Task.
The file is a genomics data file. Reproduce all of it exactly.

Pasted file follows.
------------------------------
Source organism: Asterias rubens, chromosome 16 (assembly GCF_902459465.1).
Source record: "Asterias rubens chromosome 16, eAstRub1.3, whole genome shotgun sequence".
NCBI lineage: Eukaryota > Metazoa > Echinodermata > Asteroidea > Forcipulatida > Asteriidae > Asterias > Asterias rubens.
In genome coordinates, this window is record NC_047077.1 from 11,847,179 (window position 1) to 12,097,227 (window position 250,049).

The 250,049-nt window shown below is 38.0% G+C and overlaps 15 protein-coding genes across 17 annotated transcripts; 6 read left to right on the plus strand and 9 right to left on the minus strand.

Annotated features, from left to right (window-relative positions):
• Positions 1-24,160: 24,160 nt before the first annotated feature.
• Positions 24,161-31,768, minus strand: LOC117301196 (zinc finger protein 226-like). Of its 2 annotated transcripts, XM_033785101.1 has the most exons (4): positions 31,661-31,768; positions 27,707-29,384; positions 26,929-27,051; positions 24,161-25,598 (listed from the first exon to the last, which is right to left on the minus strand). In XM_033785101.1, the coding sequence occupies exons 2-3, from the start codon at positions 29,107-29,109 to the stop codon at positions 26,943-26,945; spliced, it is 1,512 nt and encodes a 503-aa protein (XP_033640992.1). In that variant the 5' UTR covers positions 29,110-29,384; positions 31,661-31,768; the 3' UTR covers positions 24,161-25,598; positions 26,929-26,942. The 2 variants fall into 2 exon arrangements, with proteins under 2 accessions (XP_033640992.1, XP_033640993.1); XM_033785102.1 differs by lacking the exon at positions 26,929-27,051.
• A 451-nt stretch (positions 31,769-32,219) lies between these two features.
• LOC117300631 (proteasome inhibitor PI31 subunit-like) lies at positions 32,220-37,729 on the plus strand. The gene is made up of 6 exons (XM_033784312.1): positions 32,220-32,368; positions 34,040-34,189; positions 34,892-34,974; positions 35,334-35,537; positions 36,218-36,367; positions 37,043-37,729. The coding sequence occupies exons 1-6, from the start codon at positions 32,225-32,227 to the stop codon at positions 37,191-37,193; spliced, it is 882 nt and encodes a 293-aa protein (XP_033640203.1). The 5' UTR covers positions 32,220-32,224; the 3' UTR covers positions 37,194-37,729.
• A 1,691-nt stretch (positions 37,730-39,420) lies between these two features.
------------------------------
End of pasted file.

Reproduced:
Source organism: Asterias rubens, chromosome 16 (assembly GCF_902459465.1).
Source record: "Asterias rubens chromosome 16, eAstRub1.3, whole genome shotgun sequence".
NCBI lineage: Eukaryota > Metazoa > Echinodermata > Asteroidea > Forcipulatida > Asteriidae > Asterias > Asterias rubens.
In genome coordinates, this window is record NC_047077.1 from 11,847,179 (window position 1) to 12,097,227 (window position 250,049).

The 250,049-nt window shown below is 38.0% G+C and overlaps 15 protein-coding genes across 17 annotated transcripts; 6 read left to right on the plus strand and 9 right to left on the minus strand.

Annotated features, from left to right (window-relative positions):
• Positions 1-24,160: 24,160 nt before the first annotated feature.
• Positions 24,161-31,768, minus strand: LOC117301196 (zinc finger protein 226-like). Of its 2 annotated transcripts, XM_033785101.1 has the most exons (4): positions 31,661-31,768; positions 27,707-29,384; positions 26,929-27,051; positions 24,161-25,598 (listed from the first exon to the last, which is right to left on the minus strand). In XM_033785101.1, the coding sequence occupies exons 2-3, from the start codon at positions 29,107-29,109 to the stop codon at positions 26,943-26,945; spliced, it is 1,512 nt and encodes a 503-aa protein (XP_033640992.1). In that variant the 5' UTR covers positions 29,110-29,384; positions 31,661-31,768; the 3' UTR covers positions 24,161-25,598; positions 26,929-26,942. The 2 variants fall into 2 exon arrangements, with proteins under 2 accessions (XP_033640992.1, XP_033640993.1); XM_033785102.1 differs by lacking the exon at positions 26,929-27,051.
• A 451-nt stretch (positions 31,769-32,219) lies between these two features.
• LOC117300631 (proteasome inhibitor PI31 subunit-like) lies at positions 32,220-37,729 on the plus strand. The gene is made up of 6 exons (XM_033784312.1): positions 32,220-32,368; positions 34,040-34,189; positions 34,892-34,974; positions 35,334-35,537; positions 36,218-36,367; positions 37,043-37,729. The coding sequence occupies exons 1-6, from the start codon at positions 32,225-32,227 to the stop codon at positions 37,191-37,193; spliced, it is 882 nt and encodes a 293-aa protein (XP_033640203.1). The 5' UTR covers positions 32,220-32,224; the 3' UTR covers positions 37,194-37,729.
• A 1,691-nt stretch (positions 37,730-39,420) lies between these two features.